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No more brakeless bicycles on public paths and roads in future as Government accepts advisory panel's review

No more brakeless bicycles on public paths and roads in future as Government accepts advisory panel's review

A man rides a bicycle with a dog in the front basket at East Coast Park in Singapore on Dec 25, 2020. (Photo: AFP/Roslan Rahman)

SINGAPORE: Brakeless bicycles will no longer be allowed on public paths and roads in the future, said the Ministry of Transport (MOT) on Monday (Jan 25).

This was part of the recommendations set out in the Active Mobility Advisory Panel's fourth review, which the Government has accepted, MOT said in a media release.

The review, submitted to the Government on Dec 30, was "to promote safe use of active mobility devices".

READ: All bicycles on public paths and roads should have brakes installed, says advisory panel

"While path safety has improved, it is timely for the panel to continue to monitor the landscape and make forward-looking recommendations," said the ministry.

"The panel also plays an important role in engaging the public, and promoting awareness and civic responsibility among all path users."

SAFETY CONCERNS

In the review, the panel recommended mandating that all bicycles have brakes installed when used on public paths and roads to address safety concerns from the use of brakeless bicycles.

"This was welcomed by the active mobility community, retailers and pedestrians," said MOT.

"We will work closely with the panel to implement it. More details will be announced in due course."

READ: Singapore sees cycling boom amid COVID-19, with increased ridership and bicycle sales

The proposed rule will mainly affect fixed-gear bicycles, known commonly as fixies, as well as bicycle motocross (BMX) bicycles used for cycling sports. These make up the majority of specialised bicycles that have one handbrake or no brakes at all, the advisory panel noted.

Riders of brakeless fixed-gear bicycles brake by backpedalling, a manoeuvre that requires considerable force and power.

Under the proposed rule, such bicycles must have at least one handbrake installed when used on paths and roads. Sport bicycles can continue to be used without brakes in controlled environments such as pump tracks and skate parks, the panel added.

Meanwhile, the transport ministry said: "All active mobility device users should continue to practise safe riding and to look out for other path and road users."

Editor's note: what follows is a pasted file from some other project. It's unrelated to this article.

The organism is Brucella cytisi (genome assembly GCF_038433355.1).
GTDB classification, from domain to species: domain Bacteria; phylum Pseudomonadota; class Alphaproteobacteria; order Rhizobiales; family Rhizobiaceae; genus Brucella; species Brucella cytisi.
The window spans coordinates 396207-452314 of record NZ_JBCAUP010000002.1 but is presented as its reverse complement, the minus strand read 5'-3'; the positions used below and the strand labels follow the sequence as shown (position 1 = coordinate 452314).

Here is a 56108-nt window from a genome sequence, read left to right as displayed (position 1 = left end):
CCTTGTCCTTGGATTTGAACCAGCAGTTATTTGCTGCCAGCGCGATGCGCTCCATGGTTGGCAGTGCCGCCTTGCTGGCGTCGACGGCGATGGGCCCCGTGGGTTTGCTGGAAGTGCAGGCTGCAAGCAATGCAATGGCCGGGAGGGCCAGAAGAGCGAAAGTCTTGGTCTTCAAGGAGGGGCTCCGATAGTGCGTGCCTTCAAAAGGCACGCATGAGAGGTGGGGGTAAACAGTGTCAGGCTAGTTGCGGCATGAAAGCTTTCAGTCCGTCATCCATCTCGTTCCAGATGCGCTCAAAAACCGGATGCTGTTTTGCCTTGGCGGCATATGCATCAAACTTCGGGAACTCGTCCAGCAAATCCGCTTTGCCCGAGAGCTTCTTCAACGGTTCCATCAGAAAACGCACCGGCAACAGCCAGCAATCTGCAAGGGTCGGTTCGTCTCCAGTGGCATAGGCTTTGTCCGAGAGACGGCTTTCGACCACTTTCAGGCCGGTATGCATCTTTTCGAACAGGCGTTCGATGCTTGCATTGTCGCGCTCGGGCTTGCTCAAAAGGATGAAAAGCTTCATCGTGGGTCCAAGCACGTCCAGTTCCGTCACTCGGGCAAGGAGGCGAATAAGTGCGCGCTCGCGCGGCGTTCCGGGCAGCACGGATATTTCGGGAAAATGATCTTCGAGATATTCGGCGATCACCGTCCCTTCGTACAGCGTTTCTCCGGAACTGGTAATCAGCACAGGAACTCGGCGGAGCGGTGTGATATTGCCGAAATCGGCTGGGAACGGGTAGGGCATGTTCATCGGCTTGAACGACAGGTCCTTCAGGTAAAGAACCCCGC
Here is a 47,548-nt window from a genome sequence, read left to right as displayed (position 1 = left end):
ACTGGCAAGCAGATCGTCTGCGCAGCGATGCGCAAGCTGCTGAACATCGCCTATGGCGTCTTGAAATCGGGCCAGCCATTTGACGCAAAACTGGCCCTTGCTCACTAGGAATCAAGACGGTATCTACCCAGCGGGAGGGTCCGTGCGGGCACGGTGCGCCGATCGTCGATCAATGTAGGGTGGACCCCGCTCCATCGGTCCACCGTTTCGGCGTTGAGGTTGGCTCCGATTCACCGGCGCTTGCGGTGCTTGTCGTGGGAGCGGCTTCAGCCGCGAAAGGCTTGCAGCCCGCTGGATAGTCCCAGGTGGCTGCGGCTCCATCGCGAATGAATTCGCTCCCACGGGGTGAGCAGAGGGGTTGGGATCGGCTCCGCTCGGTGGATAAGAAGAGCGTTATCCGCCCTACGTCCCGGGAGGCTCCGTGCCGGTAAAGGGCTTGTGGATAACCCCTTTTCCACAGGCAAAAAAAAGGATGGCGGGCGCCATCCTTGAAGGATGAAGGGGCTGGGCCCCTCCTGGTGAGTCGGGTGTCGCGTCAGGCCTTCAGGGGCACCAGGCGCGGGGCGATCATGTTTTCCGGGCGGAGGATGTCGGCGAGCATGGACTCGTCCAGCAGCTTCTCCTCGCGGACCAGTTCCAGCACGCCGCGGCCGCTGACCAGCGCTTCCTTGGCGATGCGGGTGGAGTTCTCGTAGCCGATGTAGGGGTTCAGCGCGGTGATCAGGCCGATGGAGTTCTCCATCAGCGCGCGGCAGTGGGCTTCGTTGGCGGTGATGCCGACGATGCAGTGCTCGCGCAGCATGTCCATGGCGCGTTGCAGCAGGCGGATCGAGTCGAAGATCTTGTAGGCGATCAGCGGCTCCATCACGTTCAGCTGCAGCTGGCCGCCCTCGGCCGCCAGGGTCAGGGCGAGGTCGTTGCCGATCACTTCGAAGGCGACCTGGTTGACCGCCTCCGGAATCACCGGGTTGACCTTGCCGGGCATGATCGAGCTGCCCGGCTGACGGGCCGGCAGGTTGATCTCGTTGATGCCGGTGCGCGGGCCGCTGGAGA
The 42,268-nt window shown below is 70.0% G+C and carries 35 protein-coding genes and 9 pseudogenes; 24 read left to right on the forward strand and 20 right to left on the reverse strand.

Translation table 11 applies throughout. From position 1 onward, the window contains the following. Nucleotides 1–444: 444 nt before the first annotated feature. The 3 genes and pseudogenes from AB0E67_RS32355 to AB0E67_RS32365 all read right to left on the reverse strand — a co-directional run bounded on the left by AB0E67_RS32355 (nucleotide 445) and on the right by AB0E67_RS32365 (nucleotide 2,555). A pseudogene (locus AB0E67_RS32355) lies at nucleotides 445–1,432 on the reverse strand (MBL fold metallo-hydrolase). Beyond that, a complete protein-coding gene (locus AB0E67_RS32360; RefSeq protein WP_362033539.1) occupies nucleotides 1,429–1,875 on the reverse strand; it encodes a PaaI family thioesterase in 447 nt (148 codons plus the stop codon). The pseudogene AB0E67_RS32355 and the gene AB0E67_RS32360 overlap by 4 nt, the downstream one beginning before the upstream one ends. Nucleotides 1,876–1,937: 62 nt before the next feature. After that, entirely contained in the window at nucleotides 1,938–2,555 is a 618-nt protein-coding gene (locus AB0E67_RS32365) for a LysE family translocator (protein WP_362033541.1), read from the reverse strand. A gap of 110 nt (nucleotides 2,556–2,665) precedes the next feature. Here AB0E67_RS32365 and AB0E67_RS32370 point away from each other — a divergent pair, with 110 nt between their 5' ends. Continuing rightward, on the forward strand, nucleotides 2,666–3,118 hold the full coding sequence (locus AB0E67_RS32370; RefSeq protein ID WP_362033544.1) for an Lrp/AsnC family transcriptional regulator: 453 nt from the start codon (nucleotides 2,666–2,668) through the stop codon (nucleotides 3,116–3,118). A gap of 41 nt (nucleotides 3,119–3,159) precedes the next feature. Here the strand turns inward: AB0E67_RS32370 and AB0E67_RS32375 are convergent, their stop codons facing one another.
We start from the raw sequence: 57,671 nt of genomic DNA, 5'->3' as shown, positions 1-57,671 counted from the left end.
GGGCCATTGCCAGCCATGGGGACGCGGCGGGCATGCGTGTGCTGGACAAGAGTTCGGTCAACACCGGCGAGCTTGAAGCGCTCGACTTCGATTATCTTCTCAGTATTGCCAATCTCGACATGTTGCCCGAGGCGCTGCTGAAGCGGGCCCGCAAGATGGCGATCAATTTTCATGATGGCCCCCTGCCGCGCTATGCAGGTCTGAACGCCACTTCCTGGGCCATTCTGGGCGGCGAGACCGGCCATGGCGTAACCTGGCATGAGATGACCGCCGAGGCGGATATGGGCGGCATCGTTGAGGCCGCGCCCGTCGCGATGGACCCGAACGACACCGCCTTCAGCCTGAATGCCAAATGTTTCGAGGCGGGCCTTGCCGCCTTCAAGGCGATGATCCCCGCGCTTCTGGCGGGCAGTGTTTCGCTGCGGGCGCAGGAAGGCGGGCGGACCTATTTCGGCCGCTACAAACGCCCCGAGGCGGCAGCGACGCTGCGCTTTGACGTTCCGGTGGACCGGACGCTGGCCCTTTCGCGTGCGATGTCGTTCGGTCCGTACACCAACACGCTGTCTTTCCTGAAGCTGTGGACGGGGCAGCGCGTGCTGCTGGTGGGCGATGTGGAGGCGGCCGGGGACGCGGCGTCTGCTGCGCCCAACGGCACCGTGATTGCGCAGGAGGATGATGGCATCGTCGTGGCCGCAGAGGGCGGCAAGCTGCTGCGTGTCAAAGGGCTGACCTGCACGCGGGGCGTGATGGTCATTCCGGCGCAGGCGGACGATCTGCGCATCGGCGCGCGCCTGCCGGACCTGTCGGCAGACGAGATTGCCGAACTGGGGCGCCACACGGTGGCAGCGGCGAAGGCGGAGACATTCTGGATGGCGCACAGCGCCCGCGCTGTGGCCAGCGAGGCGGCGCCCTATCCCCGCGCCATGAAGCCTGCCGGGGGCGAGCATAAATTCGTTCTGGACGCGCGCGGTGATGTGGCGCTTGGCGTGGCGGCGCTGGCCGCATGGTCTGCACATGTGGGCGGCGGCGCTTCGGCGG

READ: Plan to expand bicycle paths welcomed, but more needed to encourage Singapore's cycling vision

THIRD-PARTY LIABILITY INSURANCE

The panel also highlighted the need to monitor the effectiveness of the requirement since December 2020 for active mobility device users who ride for businesses or commercial reasons to be covered by third-party liability insurance.

Authorities also need to engage the insurance industry to develop more accessible and affordable third-party liability insurance for non-commercial users, the panel said.

"We agree with the panel’s assessment and will work closely with them as they continue to study the issue," said MOT.

"ENCOURAGED" BY PUBLIC SUPPORT: FAISHAL IBRAHIM

Panel member and Minister of State for Home Affairs and National Development Muhammad Faishal Ibrahim called the Government's decision "a good move which improves the status quo".

"Although most bicycles sold come with two handbrakes, it is timely to take this regulatory step as there has been more interest in bicycles without handbrakes lately," he wrote in a Facebook post on Monday.

"I am especially encouraged that many cyclists, pedestrians and retailers voiced their support for this move and agreed that it will be safer for all path and road users."

Commentary: Can we co-exist with PMDs? Yes, but we need to take a different path

On the issue of third-party liability insurance, the panel will need to further study the idea of mandating it for all non-commercial riders, said Assoc Prof Faishal.

"Such a regulation will impact many Singaporeans like the elderly, families and children who ride for leisure. It is an important and intricate issue, and we need to look at the trade-offs carefully, without losing ground on our push for active mobility," he added.

"If you ride for leisure, do consider purchasing insurance for peace of mind, for yourself and your family."

Source: CNA/jt(ac)

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